6 December 2005 Design of lightweight primary mirror and metering structure for spaceborne telescope
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Proceedings Volume 6049, Optomechatronic Sensors and Instrumentation; 60490P (2005) https://doi.org/10.1117/12.648009
Event: Optomechatronic Technologies 2005, 2005, Sapporo, Japan
Abstract
The spaceborne telescope assembly, which incorporates the primary mirror and secondary mirrors, baseplate, and metering structure, must retain the alignment after launch and during operation in space. A trend in spaceborne telescopes has been an increase in collection area and in resolution. Both of these demands in performance require larger primary mirror aperture sizes. Since the primary mirror often dominates the mass budget of the telescope, either of these options imply larger mass for the overall system. Technologies that enable lighter primary mirror will enable lower mass telescopes with larger apertures to reduce the launch costs of these missions. Primary mirror has much to gain from a significant reduction in areal density. Areal density is often limited by the stiffness to weight ratio of the primary mirror. Two key factors drive these criteria: telescope strucural characteristics and fabrication requirements. Major efforts in spaceborne telescopes have inspired research in lightweight optics. Also, metering strucure requires high stiffness, high dimensional stability and minimum obstruction of the telescope aperture to get high quality images. This paper describes a conceptual design trade studies that explores the structural views for the lightweight primary mirror as well as the metering structure in sub-metric class spaceborne telescope.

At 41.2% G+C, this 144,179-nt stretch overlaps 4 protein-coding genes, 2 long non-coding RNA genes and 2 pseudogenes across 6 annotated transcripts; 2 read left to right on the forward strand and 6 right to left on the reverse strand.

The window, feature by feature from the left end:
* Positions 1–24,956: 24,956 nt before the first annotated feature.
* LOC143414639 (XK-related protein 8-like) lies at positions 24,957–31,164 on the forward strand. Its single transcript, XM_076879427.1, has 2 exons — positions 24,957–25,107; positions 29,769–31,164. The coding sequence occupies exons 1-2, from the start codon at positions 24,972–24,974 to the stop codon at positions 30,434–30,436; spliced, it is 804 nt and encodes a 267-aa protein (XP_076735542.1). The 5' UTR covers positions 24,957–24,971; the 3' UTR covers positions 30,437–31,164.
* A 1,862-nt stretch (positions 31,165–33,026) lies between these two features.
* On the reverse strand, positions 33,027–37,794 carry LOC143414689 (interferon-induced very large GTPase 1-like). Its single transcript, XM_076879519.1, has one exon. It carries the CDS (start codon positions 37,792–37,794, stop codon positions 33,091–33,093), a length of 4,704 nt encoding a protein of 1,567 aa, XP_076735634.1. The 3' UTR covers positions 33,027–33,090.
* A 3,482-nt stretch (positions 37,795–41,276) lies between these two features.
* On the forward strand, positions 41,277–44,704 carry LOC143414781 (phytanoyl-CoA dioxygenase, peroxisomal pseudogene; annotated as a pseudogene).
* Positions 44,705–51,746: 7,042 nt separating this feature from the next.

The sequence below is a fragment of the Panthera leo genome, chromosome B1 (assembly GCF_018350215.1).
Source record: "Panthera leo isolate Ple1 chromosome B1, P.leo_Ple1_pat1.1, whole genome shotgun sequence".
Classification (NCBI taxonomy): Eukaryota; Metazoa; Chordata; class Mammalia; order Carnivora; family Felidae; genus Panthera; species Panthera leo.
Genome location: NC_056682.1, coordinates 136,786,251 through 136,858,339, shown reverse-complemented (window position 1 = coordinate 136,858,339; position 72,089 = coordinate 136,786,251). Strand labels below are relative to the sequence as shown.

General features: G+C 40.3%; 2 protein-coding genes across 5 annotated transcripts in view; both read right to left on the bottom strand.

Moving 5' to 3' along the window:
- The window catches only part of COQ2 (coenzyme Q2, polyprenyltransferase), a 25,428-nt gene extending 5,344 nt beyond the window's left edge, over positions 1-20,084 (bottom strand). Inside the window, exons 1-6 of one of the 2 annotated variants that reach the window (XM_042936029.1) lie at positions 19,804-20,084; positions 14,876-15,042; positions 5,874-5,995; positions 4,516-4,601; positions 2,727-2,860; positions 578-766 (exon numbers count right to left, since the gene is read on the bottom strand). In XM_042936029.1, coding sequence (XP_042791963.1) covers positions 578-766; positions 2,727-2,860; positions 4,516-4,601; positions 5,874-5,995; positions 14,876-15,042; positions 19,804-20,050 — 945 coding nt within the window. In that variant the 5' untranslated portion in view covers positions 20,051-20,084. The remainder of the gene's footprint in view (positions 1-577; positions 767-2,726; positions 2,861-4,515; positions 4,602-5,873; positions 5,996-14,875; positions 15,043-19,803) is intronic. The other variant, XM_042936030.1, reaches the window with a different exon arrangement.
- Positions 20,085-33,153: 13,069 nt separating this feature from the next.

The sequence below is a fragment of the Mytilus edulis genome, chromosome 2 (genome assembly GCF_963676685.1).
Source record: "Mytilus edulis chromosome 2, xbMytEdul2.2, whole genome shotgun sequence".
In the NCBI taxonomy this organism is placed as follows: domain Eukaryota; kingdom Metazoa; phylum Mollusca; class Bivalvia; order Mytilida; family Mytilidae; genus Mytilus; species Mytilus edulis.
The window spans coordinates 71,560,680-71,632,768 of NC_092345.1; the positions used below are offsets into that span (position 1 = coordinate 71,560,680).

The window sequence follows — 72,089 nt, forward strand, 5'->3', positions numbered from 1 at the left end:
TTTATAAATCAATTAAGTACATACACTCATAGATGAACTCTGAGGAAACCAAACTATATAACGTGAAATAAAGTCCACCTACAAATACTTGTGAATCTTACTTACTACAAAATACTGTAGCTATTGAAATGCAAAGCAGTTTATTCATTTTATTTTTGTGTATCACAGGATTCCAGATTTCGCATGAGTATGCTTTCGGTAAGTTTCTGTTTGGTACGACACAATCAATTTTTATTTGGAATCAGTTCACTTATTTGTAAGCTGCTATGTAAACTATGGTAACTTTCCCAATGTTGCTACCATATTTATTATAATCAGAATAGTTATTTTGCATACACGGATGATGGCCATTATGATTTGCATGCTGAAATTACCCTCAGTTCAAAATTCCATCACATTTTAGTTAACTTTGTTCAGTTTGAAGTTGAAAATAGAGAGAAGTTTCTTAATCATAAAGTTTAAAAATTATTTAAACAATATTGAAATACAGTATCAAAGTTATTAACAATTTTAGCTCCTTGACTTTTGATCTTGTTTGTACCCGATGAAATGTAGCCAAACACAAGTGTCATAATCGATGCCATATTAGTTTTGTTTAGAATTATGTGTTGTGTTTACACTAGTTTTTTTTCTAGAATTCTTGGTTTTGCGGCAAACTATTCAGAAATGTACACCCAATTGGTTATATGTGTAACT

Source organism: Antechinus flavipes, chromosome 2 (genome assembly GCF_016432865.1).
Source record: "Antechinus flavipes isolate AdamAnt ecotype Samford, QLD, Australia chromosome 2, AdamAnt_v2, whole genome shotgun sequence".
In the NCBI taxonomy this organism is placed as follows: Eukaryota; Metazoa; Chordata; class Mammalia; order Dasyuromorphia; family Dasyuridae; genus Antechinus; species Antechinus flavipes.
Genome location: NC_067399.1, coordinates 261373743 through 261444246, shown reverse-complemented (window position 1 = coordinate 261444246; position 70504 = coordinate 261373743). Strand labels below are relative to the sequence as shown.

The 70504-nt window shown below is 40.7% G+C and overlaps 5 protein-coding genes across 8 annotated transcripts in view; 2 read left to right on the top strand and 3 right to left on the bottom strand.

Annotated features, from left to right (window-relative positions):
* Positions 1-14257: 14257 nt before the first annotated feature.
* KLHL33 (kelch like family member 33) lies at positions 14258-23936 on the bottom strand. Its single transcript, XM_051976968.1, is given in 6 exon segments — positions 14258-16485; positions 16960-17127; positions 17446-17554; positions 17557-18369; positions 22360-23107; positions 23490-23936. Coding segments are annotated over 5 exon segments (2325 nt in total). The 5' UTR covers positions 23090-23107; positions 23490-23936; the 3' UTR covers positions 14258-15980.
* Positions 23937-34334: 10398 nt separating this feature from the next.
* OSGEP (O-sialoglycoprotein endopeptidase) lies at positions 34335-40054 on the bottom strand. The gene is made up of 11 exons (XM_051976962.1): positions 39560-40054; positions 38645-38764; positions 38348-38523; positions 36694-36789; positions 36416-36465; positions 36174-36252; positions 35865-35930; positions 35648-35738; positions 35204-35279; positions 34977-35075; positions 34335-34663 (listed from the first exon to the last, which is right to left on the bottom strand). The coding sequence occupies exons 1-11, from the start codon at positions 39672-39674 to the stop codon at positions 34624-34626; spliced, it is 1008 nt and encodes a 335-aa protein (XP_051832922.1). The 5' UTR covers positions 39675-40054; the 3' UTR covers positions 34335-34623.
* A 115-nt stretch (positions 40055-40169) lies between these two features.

© (2005) COPYRIGHT Society of Photo-Optical Instrumentation Engineers (SPIE). Downloading of the abstract is permitted for personal use only.
Haeng-Bok Lee, Richard G. Cobb, "Design of lightweight primary mirror and metering structure for spaceborne telescope", Proc. SPIE 6049, Optomechatronic Sensors and Instrumentation, 60490P (6 December 2005); doi: 10.1117/12.648009; https://doi.org/10.1117/12.648009
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